Values-based small businesses that belong to the Main Street Alliance of Minnesota are compelled to respond to the editorial "How to best aid workers, employers," (March 17) about the state tax treatment for Paycheck Protection Program (PPP) pandemic rescue funds.

For many small-business owners, the pandemic has been the worst year of their lives and they have just barely survived. When we hear DFLers, and now the Star Tribune Editorial Board, talk about not doing federal conformity for PPP and other survival funds, or only for those who received less than $100,000, it feels like they're kicking us when we're down.

We had no idea that we would owe taxes on these funds when we took them.

We want to be sure everyone understands how the program worked: PPP was limited to small businesses — only those with fewer than 500 employees were even eligible. In order to be forgiven, the funds had to be used primarily for payroll and, according to the program's original rules, within a very limited amount of time. This meant that small businesses had to use the funds for employee salaries, even if the business was closed to the public and there was nothing that actually added value for the employees to do.

Many businesses took the funds and kept employees on, despite having to find make-work for them, because the government asked them to do so (instead of sending direct payments to people as other countries did). One member who is an accountant reported that 60% of his clients would have laid off staff to reserve cash to pay taxes, if they had been clearly told it would be required.

Even if a business had a loss this year, small businesses should be able to carry it forward to help ease the pain in the coming years. The road to recovery will be long and the ideas espoused by the Star Tribune and certain DFL legislators makes us feel as if folks believe that after 2021 all will be well for our businesses, or that taxes and income neatly tie up each year. This is absolutely not the case.

Instead of only forgiving tax on loans under the state average, we urge lawmakers to use an alternative cutoff to focus forgiveness — that way the state isn't penalizing industries that are staff-heavy and had to take out larger loans to cover payroll costs and preventing them from carrying those losses forward in future years as they slowly build back their business.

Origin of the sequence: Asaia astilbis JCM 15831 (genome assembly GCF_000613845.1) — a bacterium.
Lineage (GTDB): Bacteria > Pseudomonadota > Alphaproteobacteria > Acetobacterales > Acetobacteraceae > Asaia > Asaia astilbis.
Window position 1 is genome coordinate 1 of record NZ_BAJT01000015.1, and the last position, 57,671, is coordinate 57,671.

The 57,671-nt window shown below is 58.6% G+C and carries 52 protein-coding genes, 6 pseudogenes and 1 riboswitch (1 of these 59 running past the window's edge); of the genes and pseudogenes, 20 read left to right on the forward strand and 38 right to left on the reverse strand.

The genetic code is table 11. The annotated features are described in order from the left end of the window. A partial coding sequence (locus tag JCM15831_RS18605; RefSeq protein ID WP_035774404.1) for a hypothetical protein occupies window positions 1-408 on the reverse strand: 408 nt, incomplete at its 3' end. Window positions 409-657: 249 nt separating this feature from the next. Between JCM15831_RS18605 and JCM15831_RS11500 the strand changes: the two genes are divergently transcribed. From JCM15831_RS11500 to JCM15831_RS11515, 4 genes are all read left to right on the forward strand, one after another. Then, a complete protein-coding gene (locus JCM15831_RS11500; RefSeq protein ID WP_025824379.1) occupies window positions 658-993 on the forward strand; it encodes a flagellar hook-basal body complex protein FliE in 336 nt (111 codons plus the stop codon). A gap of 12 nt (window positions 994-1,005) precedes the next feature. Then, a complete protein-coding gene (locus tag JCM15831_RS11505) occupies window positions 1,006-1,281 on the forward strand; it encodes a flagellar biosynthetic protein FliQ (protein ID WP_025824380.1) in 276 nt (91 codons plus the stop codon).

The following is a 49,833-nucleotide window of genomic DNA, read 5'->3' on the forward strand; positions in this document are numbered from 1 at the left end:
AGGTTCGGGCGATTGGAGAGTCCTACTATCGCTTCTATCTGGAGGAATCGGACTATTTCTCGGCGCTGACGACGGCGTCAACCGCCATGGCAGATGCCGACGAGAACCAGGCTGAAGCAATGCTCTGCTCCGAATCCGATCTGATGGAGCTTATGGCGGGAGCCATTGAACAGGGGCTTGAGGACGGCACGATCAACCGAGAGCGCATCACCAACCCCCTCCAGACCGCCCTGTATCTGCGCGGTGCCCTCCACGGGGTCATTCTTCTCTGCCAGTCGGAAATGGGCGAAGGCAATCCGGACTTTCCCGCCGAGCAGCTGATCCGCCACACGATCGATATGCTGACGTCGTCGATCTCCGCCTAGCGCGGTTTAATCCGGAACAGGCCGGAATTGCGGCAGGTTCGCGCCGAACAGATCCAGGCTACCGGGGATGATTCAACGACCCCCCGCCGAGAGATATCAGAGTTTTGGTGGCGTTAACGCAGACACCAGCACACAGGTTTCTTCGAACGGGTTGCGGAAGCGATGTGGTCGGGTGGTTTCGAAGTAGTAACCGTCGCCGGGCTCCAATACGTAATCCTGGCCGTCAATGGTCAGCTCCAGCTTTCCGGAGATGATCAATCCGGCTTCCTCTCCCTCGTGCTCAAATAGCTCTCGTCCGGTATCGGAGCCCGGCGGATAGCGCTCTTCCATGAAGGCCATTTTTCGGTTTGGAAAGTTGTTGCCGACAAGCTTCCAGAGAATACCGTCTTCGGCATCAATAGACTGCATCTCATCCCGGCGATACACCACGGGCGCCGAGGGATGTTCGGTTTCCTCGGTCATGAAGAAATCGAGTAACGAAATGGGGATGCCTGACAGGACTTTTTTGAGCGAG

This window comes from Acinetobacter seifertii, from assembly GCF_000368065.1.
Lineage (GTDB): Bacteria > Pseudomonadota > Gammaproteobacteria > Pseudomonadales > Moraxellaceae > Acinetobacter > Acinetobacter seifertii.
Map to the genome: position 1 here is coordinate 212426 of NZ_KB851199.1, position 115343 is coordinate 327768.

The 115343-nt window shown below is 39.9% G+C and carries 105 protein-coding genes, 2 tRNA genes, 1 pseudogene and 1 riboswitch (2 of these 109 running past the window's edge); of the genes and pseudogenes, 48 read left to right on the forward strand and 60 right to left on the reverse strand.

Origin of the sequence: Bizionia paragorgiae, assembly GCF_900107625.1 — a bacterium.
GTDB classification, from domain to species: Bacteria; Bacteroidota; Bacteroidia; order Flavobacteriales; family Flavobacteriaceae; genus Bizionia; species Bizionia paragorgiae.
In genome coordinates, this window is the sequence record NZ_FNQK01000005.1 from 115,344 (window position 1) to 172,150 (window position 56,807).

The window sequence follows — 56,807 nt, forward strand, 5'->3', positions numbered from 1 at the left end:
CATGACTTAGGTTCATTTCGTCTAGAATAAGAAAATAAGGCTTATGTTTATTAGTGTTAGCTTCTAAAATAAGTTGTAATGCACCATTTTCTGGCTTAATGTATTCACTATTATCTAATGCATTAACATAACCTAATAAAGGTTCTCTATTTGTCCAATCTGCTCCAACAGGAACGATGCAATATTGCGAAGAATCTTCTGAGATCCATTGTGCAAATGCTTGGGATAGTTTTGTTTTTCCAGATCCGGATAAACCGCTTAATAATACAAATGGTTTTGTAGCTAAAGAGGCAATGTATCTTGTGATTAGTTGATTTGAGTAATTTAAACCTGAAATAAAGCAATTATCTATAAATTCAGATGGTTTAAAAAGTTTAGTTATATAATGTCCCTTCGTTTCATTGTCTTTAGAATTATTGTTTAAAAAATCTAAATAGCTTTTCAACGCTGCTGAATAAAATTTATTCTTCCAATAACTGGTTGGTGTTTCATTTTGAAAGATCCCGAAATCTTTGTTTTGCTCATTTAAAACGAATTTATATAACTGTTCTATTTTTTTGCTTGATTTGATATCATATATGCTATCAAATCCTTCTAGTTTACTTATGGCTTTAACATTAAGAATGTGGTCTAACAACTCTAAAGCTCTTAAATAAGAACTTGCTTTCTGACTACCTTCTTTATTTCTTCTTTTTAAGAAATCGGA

Looking at Minnesota's PPP data, the state could waive state taxes entirely for the vast majority of businesses that received relatively small PPP loans, while still collecting income tax on quite a bit of funds.

Speaker of the House Melissa Hortman and House Tax Chair Paul Marquart argue that they want to help businesses now. We agree that small businesses are still hurting and need this. However, with the federal funds that are expected as a result of the American Rescue Plan, it doesn't need to be an either/or proposition. We support forgiving taxes for the majority of businesses that received PPP, and targeted relief to support businesses that are still struggling, as well as tax forgiveness for workers who received unemployment.

We also support long term investments in infrastructure that support Minnesotans and small businesses alike, such as making health insurance affordable and accessible by allowing individuals and small businesses to buy into MinnesotaCare, establishing a state Paid Family and Medical Leave program, and fully funding high-quality early childhood education to make it accessible and affordable to all families.

We are a state of abundance. The wealthy and large corporations that were permitted to stay open throughout the pandemic and often posted record profits should pay their fair share to help small businesses and individuals who are struggling now and into the future so that we can all thrive.

Danny Schwartzman is owner of Common Roots Cafe and Catering. Davis Senseman is owner of Davis Law Office. They co-chair the Main Street Alliance of Minnesota.